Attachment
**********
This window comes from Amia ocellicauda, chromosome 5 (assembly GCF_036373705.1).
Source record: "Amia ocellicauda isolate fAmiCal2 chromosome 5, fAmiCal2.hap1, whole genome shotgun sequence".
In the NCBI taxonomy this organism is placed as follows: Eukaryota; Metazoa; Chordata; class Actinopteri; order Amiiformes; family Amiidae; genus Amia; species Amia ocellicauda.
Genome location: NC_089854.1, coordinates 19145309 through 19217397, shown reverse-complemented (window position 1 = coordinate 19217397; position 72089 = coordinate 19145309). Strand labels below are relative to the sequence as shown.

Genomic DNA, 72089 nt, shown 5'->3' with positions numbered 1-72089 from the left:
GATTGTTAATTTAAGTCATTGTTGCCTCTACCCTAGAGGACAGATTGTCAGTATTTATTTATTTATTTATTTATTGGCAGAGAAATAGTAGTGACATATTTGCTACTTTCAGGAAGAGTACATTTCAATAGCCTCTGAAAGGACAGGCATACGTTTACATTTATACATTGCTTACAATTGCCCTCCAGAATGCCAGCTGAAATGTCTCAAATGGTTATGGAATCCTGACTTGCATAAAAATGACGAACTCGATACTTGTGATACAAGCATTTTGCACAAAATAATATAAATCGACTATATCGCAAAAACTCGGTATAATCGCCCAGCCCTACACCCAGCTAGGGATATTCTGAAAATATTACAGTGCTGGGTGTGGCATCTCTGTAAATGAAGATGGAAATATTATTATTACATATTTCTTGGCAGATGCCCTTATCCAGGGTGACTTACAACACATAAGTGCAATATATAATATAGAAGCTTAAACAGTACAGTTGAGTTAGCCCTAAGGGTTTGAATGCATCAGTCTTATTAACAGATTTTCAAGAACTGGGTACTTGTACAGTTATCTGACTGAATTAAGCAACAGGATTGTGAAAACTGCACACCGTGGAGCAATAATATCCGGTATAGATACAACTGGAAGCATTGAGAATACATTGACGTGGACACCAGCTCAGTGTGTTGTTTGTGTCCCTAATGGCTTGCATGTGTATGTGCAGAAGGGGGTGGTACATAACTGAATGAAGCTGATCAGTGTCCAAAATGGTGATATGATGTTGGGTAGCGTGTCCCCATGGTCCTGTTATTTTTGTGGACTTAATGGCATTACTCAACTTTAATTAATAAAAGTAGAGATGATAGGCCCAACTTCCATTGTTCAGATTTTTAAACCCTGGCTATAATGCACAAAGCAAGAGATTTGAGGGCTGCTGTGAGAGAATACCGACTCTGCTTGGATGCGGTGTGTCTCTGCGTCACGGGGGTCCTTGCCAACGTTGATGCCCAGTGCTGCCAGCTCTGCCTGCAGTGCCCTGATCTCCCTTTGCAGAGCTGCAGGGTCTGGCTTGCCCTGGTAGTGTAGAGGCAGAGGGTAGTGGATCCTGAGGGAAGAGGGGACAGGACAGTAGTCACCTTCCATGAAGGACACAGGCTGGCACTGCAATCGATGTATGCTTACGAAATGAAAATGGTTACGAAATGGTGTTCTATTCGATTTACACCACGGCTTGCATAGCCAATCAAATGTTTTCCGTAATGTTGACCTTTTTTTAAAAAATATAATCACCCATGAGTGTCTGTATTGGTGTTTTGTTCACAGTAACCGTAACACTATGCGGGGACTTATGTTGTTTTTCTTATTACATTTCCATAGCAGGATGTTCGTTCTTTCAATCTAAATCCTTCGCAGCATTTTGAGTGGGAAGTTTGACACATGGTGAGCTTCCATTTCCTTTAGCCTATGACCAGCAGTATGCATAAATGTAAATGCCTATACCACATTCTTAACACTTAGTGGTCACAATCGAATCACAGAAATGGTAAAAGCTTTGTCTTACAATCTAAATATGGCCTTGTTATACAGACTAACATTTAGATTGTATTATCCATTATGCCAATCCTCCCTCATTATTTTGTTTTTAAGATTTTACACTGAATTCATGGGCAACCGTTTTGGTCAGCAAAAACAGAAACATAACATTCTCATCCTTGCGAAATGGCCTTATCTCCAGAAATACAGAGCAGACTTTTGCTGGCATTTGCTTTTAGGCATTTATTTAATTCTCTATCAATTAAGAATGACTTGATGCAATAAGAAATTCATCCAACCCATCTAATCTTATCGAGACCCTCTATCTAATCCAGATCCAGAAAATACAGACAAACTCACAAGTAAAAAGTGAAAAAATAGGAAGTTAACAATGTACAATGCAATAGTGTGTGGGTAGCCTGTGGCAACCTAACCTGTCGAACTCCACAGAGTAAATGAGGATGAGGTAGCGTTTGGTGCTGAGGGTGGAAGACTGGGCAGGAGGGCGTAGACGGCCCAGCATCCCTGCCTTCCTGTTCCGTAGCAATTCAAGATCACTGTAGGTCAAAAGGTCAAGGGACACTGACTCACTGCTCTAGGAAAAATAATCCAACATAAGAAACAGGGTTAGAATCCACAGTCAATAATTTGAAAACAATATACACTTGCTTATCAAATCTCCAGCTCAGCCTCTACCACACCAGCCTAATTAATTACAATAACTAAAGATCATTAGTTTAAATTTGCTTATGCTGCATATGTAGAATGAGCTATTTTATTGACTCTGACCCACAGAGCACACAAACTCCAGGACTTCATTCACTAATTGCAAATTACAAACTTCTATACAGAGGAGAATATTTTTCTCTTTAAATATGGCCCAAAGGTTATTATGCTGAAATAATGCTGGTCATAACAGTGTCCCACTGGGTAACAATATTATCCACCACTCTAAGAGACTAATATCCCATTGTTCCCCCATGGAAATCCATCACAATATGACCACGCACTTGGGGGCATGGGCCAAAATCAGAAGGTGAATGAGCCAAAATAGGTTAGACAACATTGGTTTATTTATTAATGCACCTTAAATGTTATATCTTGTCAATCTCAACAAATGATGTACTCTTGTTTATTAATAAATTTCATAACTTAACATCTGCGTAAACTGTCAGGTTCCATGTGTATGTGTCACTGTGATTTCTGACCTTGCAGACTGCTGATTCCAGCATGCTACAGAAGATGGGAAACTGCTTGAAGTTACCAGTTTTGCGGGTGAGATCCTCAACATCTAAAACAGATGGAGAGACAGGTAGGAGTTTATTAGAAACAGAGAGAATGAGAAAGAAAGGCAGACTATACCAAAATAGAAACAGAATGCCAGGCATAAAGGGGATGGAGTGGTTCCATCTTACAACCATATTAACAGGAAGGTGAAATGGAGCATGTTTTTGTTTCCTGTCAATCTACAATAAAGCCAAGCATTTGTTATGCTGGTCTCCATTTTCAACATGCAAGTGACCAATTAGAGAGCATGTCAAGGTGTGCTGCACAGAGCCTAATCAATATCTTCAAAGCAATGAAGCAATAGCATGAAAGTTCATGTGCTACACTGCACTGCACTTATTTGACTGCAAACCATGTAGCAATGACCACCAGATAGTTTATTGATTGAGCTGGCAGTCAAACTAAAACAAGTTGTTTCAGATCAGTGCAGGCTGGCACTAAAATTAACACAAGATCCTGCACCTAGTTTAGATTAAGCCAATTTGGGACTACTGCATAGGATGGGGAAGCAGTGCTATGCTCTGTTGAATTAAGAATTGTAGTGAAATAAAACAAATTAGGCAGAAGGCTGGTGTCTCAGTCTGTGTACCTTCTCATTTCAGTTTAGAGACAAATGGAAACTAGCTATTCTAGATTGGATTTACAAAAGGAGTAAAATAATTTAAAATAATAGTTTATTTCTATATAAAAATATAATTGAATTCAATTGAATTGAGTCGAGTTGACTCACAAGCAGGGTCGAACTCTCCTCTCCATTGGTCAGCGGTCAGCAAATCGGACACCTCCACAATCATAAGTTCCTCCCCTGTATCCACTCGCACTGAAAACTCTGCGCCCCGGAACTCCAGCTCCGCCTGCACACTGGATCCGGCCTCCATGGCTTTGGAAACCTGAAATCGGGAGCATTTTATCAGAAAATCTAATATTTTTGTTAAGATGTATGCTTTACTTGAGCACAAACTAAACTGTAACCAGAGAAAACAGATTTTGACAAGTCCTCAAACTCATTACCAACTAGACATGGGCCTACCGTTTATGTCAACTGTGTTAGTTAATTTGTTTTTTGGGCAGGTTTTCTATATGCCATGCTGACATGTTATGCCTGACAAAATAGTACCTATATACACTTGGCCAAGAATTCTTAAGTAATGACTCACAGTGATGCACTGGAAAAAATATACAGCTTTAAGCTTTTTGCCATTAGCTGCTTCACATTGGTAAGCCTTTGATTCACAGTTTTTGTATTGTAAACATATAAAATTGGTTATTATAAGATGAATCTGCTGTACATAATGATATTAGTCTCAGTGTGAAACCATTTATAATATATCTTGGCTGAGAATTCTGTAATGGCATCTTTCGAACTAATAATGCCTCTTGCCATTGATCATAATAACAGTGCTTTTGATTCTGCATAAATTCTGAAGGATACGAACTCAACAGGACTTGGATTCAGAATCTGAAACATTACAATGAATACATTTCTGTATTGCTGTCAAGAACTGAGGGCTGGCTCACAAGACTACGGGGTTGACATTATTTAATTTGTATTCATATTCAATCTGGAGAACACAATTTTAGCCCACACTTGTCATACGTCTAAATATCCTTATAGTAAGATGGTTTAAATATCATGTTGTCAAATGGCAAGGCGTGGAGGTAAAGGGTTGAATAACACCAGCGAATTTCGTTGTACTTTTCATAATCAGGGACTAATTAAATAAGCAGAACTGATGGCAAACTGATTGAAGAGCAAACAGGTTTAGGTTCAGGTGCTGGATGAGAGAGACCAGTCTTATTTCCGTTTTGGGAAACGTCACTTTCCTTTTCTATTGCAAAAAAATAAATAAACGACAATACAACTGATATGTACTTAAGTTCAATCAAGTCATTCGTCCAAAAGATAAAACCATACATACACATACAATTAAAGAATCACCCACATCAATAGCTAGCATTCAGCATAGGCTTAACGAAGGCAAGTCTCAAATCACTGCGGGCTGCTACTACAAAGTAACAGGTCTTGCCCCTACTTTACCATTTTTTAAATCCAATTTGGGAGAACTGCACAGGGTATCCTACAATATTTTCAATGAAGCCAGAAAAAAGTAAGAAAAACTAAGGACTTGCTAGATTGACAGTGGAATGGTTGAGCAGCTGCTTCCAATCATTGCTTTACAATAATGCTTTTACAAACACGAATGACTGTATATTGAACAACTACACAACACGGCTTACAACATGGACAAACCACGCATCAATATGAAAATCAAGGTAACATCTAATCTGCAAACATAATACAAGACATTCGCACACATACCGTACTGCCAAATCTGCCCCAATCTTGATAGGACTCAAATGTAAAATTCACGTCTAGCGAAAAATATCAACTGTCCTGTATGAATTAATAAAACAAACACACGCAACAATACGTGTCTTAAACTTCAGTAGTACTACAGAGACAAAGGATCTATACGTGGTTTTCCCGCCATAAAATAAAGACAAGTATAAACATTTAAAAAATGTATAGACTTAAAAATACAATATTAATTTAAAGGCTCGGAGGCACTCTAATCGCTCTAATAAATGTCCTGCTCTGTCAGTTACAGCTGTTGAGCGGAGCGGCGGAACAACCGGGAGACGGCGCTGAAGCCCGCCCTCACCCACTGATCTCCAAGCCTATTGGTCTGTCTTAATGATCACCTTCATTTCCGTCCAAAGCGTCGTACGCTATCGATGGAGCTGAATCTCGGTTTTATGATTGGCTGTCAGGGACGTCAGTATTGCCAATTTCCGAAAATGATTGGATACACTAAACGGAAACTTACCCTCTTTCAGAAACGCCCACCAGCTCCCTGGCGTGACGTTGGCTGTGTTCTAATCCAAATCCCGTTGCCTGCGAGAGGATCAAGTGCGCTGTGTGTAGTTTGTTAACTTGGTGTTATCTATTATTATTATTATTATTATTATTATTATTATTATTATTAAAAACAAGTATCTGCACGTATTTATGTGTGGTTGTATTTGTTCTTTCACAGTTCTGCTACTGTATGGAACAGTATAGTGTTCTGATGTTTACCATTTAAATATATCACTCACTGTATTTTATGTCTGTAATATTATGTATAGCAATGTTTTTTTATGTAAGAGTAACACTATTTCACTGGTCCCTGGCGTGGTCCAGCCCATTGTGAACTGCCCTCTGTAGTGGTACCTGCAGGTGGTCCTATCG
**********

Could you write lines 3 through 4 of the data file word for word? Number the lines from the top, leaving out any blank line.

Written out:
In the NCBI taxonomy this organism is placed as follows: Eukaryota; Metazoa; Chordata; class Actinopteri; order Amiiformes; family Amiidae; genus Amia; species Amia ocellicauda.
Genome location: NC_089854.1, coordinates 19145309 through 19217397, shown reverse-complemented (window position 1 = coordinate 19217397; position 72089 = coordinate 19145309). Strand labels below are relative to the sequence as shown.